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Humulin is a product of biotechnology. Produced by special non-disease-causing bacteria in a laboratory, it is an exact replica of human insulin, the hormone that controls the body's use of sugar.

Humulin is administered by injection and is used to treat diabetes.

Both patients with "juvenile-onset" or IDDM and those with "adult-onset" or NIDDM forms of diabetes may require insulin to control the disease.

It comes in several different varieties: Humulin R is rapid-acting, and wears off within 4 to 12 hours; Humulin N is intermediate in onset and lasts up to 24 hours; Humulin L goes to work slowly and also lasts up to 24 hours; and Humulin U is ultra-slow and may persist up to 28 hours.

Humalog, a new brand of bio-engineered human insulin, is especially fast-acting and is prescribed for administration shortly before meals.

Your record of blood glucose measurements will help the doctor determine which type and what dose of insulin you need.

Side Effects and Interactions

The most serious side effect of any insulin is hypoglycemia.

If the dose of insulin is too high, if the patient misses a meal or waits too long to eat, if he is more active than usual or experiences an illness with vomiting or diarrhea, blood sugar may drop too low.

Symptoms may include sweating, dizziness, tremor, palpitations, inability to concentrate, hunger, restlessness, or tingling in hands, feet, lips, or tongue.

Humulin may be less likely to cause warning symptoms of hypoglycemia than other insulin, so the patient may need to be more alert to this possibility.

Low blood sugar is corrected with a food or drink that contains sugar.

Too little insulin can allow blood sugar to build up. Over a period of time, the condition, called "hyperglycemia," can upset the metabolic balance of the body and lead to acidosis.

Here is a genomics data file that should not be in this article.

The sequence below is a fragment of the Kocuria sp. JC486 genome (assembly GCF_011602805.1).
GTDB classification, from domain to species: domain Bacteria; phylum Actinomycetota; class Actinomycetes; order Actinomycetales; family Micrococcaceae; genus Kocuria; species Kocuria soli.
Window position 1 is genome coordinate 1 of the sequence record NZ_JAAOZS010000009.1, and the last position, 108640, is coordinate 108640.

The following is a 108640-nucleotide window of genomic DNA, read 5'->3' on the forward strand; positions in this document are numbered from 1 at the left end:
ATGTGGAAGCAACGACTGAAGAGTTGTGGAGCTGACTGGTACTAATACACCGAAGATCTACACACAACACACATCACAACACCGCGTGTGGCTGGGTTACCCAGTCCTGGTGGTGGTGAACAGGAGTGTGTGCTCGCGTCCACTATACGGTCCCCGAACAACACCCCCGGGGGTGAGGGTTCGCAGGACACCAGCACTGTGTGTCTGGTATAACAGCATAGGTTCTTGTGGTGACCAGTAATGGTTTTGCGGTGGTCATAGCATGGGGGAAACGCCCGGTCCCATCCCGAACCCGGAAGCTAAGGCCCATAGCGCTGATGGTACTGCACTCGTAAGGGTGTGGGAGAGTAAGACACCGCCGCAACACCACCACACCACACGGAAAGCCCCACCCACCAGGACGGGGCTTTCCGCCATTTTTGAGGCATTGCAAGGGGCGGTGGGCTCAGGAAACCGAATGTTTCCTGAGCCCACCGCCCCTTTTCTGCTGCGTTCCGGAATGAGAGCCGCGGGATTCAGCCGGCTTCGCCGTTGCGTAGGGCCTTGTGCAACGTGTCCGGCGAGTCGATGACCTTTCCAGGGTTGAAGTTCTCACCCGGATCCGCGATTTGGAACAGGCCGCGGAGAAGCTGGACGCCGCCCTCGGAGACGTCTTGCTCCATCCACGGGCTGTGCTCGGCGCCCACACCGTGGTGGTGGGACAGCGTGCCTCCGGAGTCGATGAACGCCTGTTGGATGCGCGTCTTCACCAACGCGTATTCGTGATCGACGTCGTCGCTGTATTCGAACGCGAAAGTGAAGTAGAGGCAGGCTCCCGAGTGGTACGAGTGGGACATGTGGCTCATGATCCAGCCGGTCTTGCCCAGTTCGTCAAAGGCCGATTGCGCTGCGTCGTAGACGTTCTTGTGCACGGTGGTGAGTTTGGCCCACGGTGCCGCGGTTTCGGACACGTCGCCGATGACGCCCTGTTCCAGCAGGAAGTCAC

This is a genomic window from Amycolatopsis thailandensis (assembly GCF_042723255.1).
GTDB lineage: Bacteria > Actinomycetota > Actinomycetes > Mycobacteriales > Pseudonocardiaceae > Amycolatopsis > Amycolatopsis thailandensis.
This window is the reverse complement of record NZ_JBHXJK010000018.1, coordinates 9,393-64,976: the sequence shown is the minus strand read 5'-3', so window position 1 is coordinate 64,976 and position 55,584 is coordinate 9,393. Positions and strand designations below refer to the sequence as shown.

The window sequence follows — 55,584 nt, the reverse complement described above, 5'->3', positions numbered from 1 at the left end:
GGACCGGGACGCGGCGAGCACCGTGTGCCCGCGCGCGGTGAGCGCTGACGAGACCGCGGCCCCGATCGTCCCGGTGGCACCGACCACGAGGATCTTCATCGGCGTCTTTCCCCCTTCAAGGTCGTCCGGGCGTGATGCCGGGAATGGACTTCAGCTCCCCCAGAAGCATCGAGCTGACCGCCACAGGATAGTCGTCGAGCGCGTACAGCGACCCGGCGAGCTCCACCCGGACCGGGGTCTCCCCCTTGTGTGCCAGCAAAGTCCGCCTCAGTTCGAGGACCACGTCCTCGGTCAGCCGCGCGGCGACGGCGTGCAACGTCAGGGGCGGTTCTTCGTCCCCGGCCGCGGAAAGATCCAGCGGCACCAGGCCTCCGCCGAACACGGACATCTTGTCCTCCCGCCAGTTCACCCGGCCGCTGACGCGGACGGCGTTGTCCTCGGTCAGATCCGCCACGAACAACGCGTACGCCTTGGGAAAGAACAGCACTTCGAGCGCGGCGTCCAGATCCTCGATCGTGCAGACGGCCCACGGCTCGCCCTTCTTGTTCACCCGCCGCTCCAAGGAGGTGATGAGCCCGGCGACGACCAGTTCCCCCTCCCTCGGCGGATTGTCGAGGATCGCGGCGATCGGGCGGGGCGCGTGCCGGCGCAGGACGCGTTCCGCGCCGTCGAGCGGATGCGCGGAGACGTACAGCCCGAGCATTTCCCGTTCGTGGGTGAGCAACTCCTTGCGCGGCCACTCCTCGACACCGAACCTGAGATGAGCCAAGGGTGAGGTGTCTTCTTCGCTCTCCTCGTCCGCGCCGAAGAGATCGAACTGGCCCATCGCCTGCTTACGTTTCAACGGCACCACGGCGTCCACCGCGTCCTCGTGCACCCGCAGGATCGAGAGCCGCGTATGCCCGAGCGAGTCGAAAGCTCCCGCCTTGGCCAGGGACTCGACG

Symptoms may appear gradually and can include drowsiness, flushing, thirst, lack of appetite and a distinctive odor on the breath.

If untreated, both hypoglycemia and hyperglycemia can be deadly. Seek medical attention promptly.

Several medications tend to raise blood sugar or counteract the effects of Humulin. These include birth control pills, cortisone-like drugs, diltiazem, or diuretics such as hydrochlorothiazide, postmenopausal estrogens, and thyroid hormones.

Smoking also reduces the effectiveness of insulin.

Drugs that can increase the impact of insulin include aspirin and other salicylates, excessive alcohol, and anabolic steroids (sometimes used by body-builders).

Beta blocker blood pressure pills may disguise the symptoms of hypoglycemia until it is advanced.

Pondimin (and possibly Redux) along with Nardil, Parnate, Eldepryl, and tetracycline antibiotics may tend to lower blood sugar.

It is possible that juniper berries may turn out to lower blood sugar; if so, they may interact with insulin. Close monitoring of blood sugar is advised.

Check with your physician and pharmacist regarding potential interactions of Humulin with any other drugs or herbs you take.

Special Precautions

Managing diabetes is a balancing act, with food, exercise, stress, pregnancy, and illness all affecting levels of blood sugar.

The type of insulin used and timing of administration also have a significant impact. Close communication with the physician is essential.

Taking the Medicine

Your doctor will advise you about the best timing and dose for your Humulin injection.

Always use the same type and brand of syringe and follow the instructions exactly.

Rotate injection sites as instructed. Do not rub your skin after injecting Humulin.

Humulin should be stored in the refrigerator but not in the freezer.

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About the Author
Joe Graedon is a pharmacologist who has dedicated his career to making drug information understandable to consumers. His best-selling book, The People’s Pharmacy, was published in 1976 and led to a syndicated newspaper column, syndicated public radio show and web site. In 2006, Long Island University awarded him an honorary doctorate as “one of the country's leading drug experts for the consumer.” .
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